Pareques sp., the Pacific Highhat. To 11 inches. Cortez to Peru. A juvenile and intermediate specimen in Puerto Vallarta 2015

Some Not-So Aquarium Croakers: An example to show a "typical" member of the family.

Pogonias cromis (Linnaeus 1758), the Black Drum. According to fishbase.org to 170 cm. and 42 kg... yes, five feet and ninety pounds. And has lived for 43 years! Found in the Western Atlantic; Nova Scotia to Argentina. One in the Florida Aquarium.

Selection of Specimens:

1) Size: Look for and pick only juveniles of a few (2-4) inches in length. Larger ones are often too beat from collection, shipping to survive long.

2) Apparent and real condition. Do wait a few days after arrival to assure the stability of the fish in question. Often they "look okay", only to die mysteriously a night or day later. Look to their paired fin origins for evidence of damage (reddening), but don't be overly concerned re damage to the dorsal. This area rapidly regenerates in healthy specimens.

3) Feeding: on the same note as above, be assured the potential purchase is feeding... on foods you have available, intend to offer.

4) Behavior/appearance: These fishes are nocturnal in the wild, and hide a good deal of the time in captivity. Healthy individuals should be moving about, under a ledge, not listing in profile.

Aquarium Care:

    The Croakers, Drums are often offered in the trade as juveniles. Due to rough handling, their shy nature and soft bodies, this group of fishes is not easily kept in captivity.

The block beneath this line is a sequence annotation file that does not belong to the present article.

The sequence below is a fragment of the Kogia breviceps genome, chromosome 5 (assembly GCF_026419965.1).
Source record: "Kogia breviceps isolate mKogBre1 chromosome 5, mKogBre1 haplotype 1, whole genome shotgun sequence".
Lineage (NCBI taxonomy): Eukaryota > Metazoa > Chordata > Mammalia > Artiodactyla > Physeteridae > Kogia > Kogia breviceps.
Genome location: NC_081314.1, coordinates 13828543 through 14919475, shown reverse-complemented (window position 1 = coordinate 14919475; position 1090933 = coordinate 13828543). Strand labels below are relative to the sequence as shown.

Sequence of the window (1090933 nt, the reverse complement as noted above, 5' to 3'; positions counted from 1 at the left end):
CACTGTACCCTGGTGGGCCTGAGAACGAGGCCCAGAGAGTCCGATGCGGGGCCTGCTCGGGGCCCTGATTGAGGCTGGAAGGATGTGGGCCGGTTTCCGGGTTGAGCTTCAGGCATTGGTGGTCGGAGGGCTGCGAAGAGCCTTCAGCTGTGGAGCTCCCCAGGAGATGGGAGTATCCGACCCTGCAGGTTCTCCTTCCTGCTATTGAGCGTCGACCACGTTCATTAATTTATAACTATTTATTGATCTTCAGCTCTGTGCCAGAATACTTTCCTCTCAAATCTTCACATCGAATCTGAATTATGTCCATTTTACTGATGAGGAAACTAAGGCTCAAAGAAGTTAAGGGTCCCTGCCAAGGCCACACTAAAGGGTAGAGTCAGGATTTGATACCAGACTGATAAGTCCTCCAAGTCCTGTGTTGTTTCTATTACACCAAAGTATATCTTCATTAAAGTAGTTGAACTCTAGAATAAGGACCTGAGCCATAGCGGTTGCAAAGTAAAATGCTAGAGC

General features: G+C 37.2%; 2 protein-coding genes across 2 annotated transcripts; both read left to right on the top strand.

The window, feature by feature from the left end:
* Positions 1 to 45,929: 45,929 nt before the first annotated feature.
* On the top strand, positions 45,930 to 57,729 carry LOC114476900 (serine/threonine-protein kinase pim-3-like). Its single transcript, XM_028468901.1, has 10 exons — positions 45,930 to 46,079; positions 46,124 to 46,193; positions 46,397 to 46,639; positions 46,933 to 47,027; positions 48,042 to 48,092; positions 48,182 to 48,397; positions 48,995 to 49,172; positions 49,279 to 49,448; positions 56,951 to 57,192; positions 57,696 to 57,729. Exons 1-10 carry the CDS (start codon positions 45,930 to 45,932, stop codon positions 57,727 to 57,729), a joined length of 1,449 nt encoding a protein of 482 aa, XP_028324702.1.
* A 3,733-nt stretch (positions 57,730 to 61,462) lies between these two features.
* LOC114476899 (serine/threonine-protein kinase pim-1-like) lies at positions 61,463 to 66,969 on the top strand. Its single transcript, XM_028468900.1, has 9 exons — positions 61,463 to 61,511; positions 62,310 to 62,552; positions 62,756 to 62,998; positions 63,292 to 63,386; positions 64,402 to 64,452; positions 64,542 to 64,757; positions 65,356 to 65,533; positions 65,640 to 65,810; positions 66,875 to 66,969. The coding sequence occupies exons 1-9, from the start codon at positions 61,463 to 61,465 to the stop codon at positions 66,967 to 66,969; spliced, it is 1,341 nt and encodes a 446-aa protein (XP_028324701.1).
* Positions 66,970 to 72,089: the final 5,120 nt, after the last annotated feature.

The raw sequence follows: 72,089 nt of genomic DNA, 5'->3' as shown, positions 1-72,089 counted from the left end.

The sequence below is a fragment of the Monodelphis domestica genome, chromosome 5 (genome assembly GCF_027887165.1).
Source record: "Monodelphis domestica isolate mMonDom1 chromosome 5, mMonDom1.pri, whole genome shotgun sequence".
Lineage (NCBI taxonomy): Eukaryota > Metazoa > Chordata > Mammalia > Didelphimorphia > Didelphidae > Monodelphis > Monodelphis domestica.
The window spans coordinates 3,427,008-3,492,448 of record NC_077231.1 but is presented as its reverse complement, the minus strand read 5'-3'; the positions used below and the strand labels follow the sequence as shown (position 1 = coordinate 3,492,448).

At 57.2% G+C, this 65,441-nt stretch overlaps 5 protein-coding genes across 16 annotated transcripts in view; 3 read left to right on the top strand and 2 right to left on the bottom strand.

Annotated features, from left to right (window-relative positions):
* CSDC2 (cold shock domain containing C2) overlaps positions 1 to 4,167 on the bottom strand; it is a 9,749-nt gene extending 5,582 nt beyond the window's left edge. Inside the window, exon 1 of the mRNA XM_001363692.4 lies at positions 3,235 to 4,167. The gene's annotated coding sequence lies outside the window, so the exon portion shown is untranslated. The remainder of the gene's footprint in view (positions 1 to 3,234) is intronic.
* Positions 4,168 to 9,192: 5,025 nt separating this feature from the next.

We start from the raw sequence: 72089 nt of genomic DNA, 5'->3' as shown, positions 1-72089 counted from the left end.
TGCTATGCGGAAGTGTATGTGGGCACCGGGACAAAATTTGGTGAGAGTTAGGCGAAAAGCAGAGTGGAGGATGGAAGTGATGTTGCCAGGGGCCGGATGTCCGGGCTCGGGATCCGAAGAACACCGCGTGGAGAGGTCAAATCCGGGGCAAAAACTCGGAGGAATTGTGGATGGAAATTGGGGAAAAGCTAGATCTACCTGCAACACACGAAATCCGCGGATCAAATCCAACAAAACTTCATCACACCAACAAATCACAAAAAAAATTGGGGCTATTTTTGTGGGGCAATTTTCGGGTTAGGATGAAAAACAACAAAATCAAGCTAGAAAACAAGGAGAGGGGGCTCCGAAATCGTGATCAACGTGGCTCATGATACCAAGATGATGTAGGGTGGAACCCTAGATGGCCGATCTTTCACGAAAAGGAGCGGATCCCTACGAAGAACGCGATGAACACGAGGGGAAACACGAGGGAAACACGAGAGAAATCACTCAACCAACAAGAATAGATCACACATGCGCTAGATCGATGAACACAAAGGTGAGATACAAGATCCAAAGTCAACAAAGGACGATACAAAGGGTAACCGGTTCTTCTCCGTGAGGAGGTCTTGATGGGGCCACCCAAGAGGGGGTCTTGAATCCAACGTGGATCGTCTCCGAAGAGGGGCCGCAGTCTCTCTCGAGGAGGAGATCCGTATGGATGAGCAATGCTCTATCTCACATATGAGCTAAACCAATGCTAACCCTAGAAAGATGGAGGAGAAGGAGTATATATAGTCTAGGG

System: Something as large as possible and flat as practical, with plenty of live rock (for hiding and food production) and vigorous life-infiltrated substrate is necessary for croaker health and happiness. Don't try these fishes in new, barely landscaped, brightly lit aquariums.

Water Movement: Need not be vigorous, as these fishes move about mostly by night.


    Sciaenids are largely bottom-dwelling, night-feeding carnivores. In the wild, their diets consist mainly of benthic invertebrates and small fishes. They need to have their nutritional needs catered to in captivity, with such live, meaty offerings provided near or during lights out time. Starvation ranks very high as sources of mortality for these species in aquariums.


    The aquarium species and a few of the commercial food and game fish species of croakers have been spawned and reared in captivity (see Bibliography). All species produce pelagic eggs.


    Most Croakers are or get too large (and ugly) for aquarium use/interest. What's more, even the good-looking species too often live up to their common name and "croak" easily if/when collected as adults. One needs to study and prepare to successfully keep the popular High Hats and Drums... providing a large system with plenty of cover, and carefully training small specimens on live foods to fresh/dead fare.

Bibliography/Further Reading:

Bellomy, Mildred D. 1973. Ribbonfishes. Marine Aquarist 4(3):73.

Hemdal, Jay. 1989. High Hats. TFH 5/89.

Moe, Martin. 1975. Rearing the Black Drum. Marine Aquarist 6(3):75.

Young, Forrest. 1988. The Florida Scene (column). Discussion of efforts to culture, hybridize High Hats. Marine Fish Monthly 3(5):88.